MITA “Disappointed and Surprised” by CMS PET Decision Memo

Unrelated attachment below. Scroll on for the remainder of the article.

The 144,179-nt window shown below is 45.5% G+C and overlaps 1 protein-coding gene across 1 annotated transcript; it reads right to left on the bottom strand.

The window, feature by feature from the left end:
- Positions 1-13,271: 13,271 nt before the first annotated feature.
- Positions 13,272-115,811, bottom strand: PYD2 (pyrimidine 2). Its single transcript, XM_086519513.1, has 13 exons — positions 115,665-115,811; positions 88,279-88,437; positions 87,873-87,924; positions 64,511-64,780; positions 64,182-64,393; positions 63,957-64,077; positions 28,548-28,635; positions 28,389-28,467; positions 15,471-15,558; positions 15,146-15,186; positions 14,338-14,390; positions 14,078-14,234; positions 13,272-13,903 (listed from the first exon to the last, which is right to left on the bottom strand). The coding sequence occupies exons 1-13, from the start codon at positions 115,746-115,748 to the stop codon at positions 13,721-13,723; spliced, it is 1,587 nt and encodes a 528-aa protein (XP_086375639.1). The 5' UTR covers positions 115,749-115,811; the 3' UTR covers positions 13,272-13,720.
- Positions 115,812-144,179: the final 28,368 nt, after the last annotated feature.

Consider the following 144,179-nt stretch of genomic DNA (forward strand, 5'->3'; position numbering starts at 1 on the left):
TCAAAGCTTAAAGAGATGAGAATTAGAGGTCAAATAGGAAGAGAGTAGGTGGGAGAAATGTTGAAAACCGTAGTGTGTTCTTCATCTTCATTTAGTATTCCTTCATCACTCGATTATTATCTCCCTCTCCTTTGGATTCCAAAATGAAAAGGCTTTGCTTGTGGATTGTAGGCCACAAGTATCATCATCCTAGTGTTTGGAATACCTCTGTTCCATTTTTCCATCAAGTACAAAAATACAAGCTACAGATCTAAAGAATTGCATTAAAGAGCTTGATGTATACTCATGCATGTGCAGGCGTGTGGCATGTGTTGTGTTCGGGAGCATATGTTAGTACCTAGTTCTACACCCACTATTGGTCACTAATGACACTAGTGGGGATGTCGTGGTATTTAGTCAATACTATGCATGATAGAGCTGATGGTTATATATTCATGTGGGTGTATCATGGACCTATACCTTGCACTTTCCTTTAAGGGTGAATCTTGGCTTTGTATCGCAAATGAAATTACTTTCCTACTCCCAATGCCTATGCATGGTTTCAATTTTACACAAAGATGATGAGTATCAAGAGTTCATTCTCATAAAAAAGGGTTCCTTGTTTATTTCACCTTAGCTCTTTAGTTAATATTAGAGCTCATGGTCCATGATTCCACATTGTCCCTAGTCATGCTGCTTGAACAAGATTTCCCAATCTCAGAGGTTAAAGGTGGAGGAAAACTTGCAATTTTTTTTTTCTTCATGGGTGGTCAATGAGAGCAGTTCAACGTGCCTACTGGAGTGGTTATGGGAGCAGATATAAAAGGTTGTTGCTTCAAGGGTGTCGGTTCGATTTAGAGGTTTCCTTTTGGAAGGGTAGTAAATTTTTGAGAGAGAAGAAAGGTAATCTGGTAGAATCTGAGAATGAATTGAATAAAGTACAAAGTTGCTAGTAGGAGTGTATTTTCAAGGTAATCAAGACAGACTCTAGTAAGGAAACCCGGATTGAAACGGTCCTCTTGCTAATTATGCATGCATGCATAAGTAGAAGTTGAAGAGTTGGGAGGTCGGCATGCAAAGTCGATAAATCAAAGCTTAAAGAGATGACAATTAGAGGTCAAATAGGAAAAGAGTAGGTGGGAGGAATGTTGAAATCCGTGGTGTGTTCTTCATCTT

CMS’ Proposed Decision Memo for Positron Emission Tomography (FDG) for Solid Tumors crept under the radar last month, but strong reactions from industry associations are finally surfacing. CMS proposed that “FDG PET for subsequent anti-tumor treatment strategy for beneficiaries with cancers of the prostate is not reasonable and necessary under § 1862(a)(1)(A), and therefore is nationally non-covered by Medicare.” “Adding on the limitation for just one scan in subsequent treatment planning is certainly not something that either NOPER [National Oncologic PET Registry] or we think is going to be helpful for patients,” says Brian Abraham, senior policy director, Medical Imaging and Technology Alliance (MITA). An article in Modern Healthcare also revealed that the decision memo sparked concern from PET manufacturers and officials at the American College of Radiology (ACR). “Lumping it together (and) saying it [PET] is not useful is not a good approach,” said Rathan Subramaniam, MD, PhD, MPH, in the article by Jaimy Lee. “It’s a valuable test in patients with aggressive prostate cancer. It should be funded.” Gail Rodriguez, executive director of MITA, admits she was “disappointed and surprised” by the decision, but she adds that the “important thing is that we continue to work with CMS on how to get the right decisions made. We are going to do our darnedest.” According to Abraham, CMS wrote the decision memo in response to a NOPER inquiry. However, the response apparently went beyond the scope of NOPER’s original question, which dealt with the coverage with evidence development (CED) requirement. “Being limited to only one PET scan after treatment is probably not the way to go,” reiterates Abraham. “I think you would find the co-chairs of the NOPER registry saying the same thing, as well as other professional societies.” “This is about patients having access,” adds Rodriguez. “An arbitrary limiting of scans is probably not the right approach for clinicians or patients. Clinicians need information, and that is what these scans deliver.”